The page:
In many poor countries, government procurement remains a tool governments can use to promote indigenous business and local economic development. In the case of the sweatfree movement, government procurement is a tool to promote a new global economy designed to benefit practices of decency, fairness, and justice. Governments can harness their economic power and their commercial relationships with both domestic and international producers to protect worker rights by conditioning access to their procurement markets on fair labor practices.

As these sweatfree government procurement markets grow, we have the power to change entire industries. States and cities purchase an estimated $400 billion of products and services states and cities annually. States purchase an estimated $400 million in apparel alone.(23). Eleven and a half million students in school uniforms, many of them attending public schools, spend an average of $162 each year on uniforms, creating an additional market of over $1.8billion.(24) And the federal government purchases $3.2 billion of apparel.(25).

Focus on State and Local Action

While working for reform at the federal level remains a significant challenge, we can more easily exercise our influence on the state and local level where democratic spaces are more accessible to grassroots movements. Just as we should use the best leverage at our disposal for change (for example, government procurement) we should conduct our campaigns for change by using the democratic spaces at our disposal: for example, state houses, city councils, and school boards. We can win in these arenas and build strength for greater struggles.

Only some five years ago the idea that a U.S. state or city, let alone a school, can or should have a role influencing the labor practices of factories in the United States and elsewhere in the world seemed far-fetched. Yet in the spring of 2006 high school students in Colorado, Illinois, and Vermont celebrated when they got their high schools to become the first ones in the nation to agree to a program of independent monitoring of factories that produce apparel for their schools. At the time of writing, over 170 cities, counties, states, and school districts across the country have committed to sweatfree procurement, signaling their concern for worldwide labor practices. Notably, these include the cities of San Francisco and Los Angeles which are funding independent investigations of supplier factories; the City of Pittsburgh which has proclaimed that sweatshop abuses in the apparel industry is “the norm and not the exception” and urged all organizations that are part of the Pittsburgh community to eliminate the use and sale of sweatshop products; over 100 school districts in the state of New York; and the states of Pennsylvania, Maine, and New Jersey which have pledged to cooperate to enforce sweatfree procurement policies. Serving as “laboratories of democracy,” these local entities can implement significant policy changes in the near future as a model for other public entities, including the federal government.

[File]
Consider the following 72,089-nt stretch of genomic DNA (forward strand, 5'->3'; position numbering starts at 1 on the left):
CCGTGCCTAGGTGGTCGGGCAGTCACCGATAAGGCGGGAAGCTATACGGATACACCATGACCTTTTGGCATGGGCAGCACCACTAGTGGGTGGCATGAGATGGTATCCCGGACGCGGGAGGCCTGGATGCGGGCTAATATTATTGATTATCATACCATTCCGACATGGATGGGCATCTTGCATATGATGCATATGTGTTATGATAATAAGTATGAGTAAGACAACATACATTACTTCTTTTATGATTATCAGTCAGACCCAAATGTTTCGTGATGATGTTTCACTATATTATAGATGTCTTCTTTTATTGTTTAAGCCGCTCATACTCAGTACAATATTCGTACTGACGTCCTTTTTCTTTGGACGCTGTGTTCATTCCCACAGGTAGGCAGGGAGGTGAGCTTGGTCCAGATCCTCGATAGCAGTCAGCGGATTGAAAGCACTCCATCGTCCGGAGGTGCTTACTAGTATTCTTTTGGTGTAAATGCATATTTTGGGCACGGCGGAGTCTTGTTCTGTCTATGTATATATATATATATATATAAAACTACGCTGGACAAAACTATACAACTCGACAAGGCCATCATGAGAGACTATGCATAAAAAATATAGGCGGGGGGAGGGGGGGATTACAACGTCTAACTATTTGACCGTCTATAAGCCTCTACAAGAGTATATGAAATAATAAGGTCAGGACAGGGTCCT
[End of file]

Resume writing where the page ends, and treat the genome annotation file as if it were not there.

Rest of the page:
In order to compel significant changes in the labor practices of companies the size of Wal-Mart, cities, states and schools must collaborate and coordinate sweatfree policy enforcement. As proposed by SweatFree Communities, a State and Local Government Sweatfree Consortium will pool resources for independent investigations of factory conditions, coordinate pressure on sweatshop offenders, and expand market demand for goods that are made in humane conditions by workers who earn good wages. The Consortium will investigate complaints of worker rights violations at shared supplier factories, and facilitate cooperative purchasing from sweatfree factories where workers are free to organize to protect their rights, and receive a living wage for work in decent conditions. Consolidation of sweatfree orders in a limited field of factories creates the necessary conditions for those factories to provide sustainable jobs at good wages.

As it grows, the Consortium will create the procurement power and the democratic legitimacy necessary to transform a sweatshop industry into one providing good jobs.(26)

Federal Action